House ag chair stands with ag and workers
Rep. Karen McCormick, D-Longmont, took on the role of chair of the House Rural Affairs and Agriculture committee after the resignation of Jeni Arndt.
McCormick is a small animal veterinarian and has lived in Colorado for 30 years. She relished the opportunity to raise her twin daughters in one place after growing up in a military family and attending 14 schools in various states where her dad was stationed. Her husband is a longtime Coloradan with multigenerational ties to ranching.
She attended the University of Florida and earned her undergraduate degree in dairy science.
“I did that because I had no agriculture background and I really wanted more of a broader view of veterinary medicine,” she said.
She earned her Doctor of Veterinary Medicine degree from the University of Florida as well. She worked as an employed veterinarian before moving to Colorado. She and a partner purchased an established veterinary practice for 17 years, growing it from a two-doctor practice to five doctors and eventually purchasing her partner’s share as well.
She said small business ownership is not for the feint of heart. The administration duties often took her away from the areas where her passions lie — veterinary medicine and her clients. After 34 years in practice, she sold the practice to an individual in 2012. She continued to work for the new owners to ensure a successful transition and she also worked as a relief veterinarian until 2017. She remains a licensed veterinarian, though she no longer practices.
“I know that I got out at the perfect time,” she said. “I had such a full career; I don’t feel like I left anything behind.”
STATE VET BOARD
She is deeply concerned by Gov. Jared Polis’ 2020 appointment of self-proclaimed animal rights activist Ellen Kessler to the Colorado State Board of Veterinary Medicine. McCormick said Kessler’s appointment is more than a faux pas, it is a mistake that sends a loud message and sets a bad precedence.
McCormick said she reached out to the Colorado Veterinary Medicine Association about the appointment. The CVMA announced in March that they are monitoring Kessler and issued a statement that said they are “disappointed in the appointment of a person whose online presence and personal activist activities are not consistent with the professional conduct expected of veterinarians by the board. CVMA members hold themselves to a high standard and code of conduct and are held to a high standard of professional conduct and integrity by the state board’s Veterinary Medicine Rules and Regulations, Rule 1.18 (A). CVMA expects state board appointees to reflect a similar level of civility, respectability, and professionalism.”
“There’s a huge difference between animal rights and animal welfare,” she said. “We need to be part of the voices that educate people that there is a difference and animal rights oftentimes conflict with animal welfare, which is what I’m all about and what all the veterinarians I know are all about. If anyone is an expert in animal welfare, it’s the veterinary community.”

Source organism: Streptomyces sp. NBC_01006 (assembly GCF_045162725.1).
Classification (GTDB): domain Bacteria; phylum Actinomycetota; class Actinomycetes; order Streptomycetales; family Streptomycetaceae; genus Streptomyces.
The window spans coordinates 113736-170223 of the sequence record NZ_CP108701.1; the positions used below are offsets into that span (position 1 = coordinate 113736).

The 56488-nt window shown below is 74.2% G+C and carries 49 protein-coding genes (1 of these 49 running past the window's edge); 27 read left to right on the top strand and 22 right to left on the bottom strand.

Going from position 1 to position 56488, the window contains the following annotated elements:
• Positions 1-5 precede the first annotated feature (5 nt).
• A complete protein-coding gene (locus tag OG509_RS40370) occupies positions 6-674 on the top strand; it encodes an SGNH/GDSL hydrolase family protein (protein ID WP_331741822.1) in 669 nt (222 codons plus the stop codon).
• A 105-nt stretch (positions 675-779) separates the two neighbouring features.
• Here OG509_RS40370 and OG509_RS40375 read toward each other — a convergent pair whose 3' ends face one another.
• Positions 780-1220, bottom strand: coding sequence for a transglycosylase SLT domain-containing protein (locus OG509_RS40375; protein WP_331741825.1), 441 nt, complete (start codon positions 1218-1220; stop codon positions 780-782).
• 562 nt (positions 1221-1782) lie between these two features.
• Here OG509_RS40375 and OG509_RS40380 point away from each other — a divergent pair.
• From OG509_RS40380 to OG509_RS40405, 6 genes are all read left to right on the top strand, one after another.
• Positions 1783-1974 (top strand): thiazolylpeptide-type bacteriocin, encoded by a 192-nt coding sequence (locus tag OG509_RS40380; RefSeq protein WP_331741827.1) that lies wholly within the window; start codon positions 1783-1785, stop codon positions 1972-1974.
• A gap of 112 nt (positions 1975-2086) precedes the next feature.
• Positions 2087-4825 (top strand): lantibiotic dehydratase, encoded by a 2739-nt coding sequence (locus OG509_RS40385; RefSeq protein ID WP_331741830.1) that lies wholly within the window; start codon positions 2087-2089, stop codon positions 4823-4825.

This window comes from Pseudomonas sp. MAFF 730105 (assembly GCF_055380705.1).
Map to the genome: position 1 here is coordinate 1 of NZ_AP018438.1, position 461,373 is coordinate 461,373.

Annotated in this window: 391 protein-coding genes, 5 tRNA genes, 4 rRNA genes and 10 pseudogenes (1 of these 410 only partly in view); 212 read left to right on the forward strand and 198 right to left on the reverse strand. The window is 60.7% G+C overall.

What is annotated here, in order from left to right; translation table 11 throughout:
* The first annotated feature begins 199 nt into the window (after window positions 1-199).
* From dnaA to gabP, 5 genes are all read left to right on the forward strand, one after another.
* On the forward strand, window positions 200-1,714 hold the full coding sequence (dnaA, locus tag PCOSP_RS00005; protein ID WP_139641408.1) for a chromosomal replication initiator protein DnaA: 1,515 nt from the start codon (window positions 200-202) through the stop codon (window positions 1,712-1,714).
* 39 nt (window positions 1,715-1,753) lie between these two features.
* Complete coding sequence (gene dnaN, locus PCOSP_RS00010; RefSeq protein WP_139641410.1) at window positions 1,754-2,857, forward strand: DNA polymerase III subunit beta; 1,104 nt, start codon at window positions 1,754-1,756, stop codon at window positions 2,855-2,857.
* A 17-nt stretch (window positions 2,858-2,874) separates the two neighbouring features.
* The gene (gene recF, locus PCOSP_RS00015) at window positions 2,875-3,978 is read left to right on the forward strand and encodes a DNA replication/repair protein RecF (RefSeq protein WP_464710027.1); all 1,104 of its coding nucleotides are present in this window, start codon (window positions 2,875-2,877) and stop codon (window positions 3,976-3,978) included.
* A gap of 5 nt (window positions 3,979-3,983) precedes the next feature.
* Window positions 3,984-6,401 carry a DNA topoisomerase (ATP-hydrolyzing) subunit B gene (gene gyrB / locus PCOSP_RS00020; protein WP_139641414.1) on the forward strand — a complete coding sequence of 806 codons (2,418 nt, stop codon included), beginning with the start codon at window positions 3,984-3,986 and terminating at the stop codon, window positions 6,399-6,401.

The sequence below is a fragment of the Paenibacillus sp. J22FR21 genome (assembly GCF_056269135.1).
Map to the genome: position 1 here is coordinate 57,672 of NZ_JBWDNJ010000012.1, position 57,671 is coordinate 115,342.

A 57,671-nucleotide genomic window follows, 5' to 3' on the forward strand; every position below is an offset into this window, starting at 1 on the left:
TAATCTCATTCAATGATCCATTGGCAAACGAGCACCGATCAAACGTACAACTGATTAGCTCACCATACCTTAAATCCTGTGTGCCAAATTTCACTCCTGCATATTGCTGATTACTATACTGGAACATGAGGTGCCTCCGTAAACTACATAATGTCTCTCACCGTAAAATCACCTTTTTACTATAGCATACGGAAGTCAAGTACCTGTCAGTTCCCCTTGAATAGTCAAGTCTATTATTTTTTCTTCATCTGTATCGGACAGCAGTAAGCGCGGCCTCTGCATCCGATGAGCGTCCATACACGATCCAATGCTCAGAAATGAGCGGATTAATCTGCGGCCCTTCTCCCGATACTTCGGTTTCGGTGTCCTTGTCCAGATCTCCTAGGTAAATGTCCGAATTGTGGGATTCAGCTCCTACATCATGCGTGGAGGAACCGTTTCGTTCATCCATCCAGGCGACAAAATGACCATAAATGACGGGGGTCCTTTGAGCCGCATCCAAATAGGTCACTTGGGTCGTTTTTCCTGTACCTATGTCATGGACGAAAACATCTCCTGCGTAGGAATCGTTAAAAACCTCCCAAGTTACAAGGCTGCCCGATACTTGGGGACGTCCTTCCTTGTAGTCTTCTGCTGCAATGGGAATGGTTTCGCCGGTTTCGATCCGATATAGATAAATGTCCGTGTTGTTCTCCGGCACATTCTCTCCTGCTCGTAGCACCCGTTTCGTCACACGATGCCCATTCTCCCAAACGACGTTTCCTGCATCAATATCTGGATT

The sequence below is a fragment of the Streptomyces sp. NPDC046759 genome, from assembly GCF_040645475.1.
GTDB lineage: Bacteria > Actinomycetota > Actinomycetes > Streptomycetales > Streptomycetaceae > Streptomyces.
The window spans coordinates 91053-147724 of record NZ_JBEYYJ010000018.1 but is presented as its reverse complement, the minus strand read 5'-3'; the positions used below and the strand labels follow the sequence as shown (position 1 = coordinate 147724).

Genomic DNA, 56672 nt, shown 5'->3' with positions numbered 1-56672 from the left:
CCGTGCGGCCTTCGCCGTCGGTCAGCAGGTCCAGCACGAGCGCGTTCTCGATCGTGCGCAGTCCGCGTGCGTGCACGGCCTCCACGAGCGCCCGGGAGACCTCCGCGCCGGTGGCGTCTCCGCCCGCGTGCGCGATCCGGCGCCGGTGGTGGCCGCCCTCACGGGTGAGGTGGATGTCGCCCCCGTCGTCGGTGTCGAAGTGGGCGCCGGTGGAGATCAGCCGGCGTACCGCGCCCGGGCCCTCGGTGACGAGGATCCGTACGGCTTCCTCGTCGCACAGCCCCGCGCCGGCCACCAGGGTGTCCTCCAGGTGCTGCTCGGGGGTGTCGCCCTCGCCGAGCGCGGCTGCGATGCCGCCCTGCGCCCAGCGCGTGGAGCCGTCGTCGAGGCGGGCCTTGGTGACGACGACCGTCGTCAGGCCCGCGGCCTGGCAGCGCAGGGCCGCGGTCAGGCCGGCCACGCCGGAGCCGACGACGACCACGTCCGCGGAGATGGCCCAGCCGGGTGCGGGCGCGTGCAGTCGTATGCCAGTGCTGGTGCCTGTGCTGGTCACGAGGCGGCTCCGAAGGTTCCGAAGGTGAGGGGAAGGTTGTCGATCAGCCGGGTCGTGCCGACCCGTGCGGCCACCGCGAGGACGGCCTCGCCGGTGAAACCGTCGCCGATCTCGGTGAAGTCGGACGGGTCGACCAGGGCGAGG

She said she was thrilled with the Supreme Court ruling that stopped Initiative 16, the PAUSE act from moving forward.
“Now we’ve been warned,” she said. “Now we can mount a better defense and education to have people be more aware when something like this shows up again. It’s truly a wolf in sheep’s clothing.”
McCormick co-sponsored Sen. Jessie Danielson’s, (D- Wheat Ridge) Farm Worker’s Bill of Rights and said she did so with her eyes focused clearly on agriculture.
“I raised my hand to help with that not because I’m anti agriculture, but because I’m pro agriculture,” she said. “For folks to really step into someone else’s shoes, I came at that from the perspective of a small business owner with employees who understood that my employees were really my most valuable asset.”
McCormick, like many voters, said she didn’t realize that agriculture workers across the nation were exempted from protections under National Labor Relations Act of 1938, and that was something she set out to learn more about. She said there was surely a way to protect workers and the industry alike.
“There are lots of industries that have unique challenges and working hours and things that don’t fit the 9 to 5 schedule that still have these protections,” she said.
From the perspective of a small business owner and from a basic human rights perspective, she said this is a safety net to catch the employees who aren’t already receiving the protections and are afraid of retaliation.
“My intention was not to ruin Colorado agriculture as we know it or to run farmers out of the state or to cause harm to the industry, I don’t see it that way,” she said. “We are going to be a leader by making sure anywhere you go, we can be assured that the entire Team Ag is in a good place.”
Of course, McCormick recognizes that the major agriculture groups vehemently opposed the bill but maintains that overarching motivation for her support of the bill is her love of the agriculture industry.
“I understand the fear and I understand the anger to a certain point,” she said. “I put myself in the shoes of an employer or landowner and I understand that margins are tight but then I put myself in those shoes as a business owner and I wonder why wouldn’t I want this for my employees. I would find a way to make it work.”
Gov. Polis is scheduled to sign the bill on June 25 though several parts will go through the rulemaking process by the Department of Labor and the Department of Agriculture.
The North Park Stockgrowers Association and Western Landowners Alliance hosted a meeting in Walden, Colo., on June 20 for northern Colorado ranchers focused on reducing conflict between working lands and wildlife as naturally migrating wolves…
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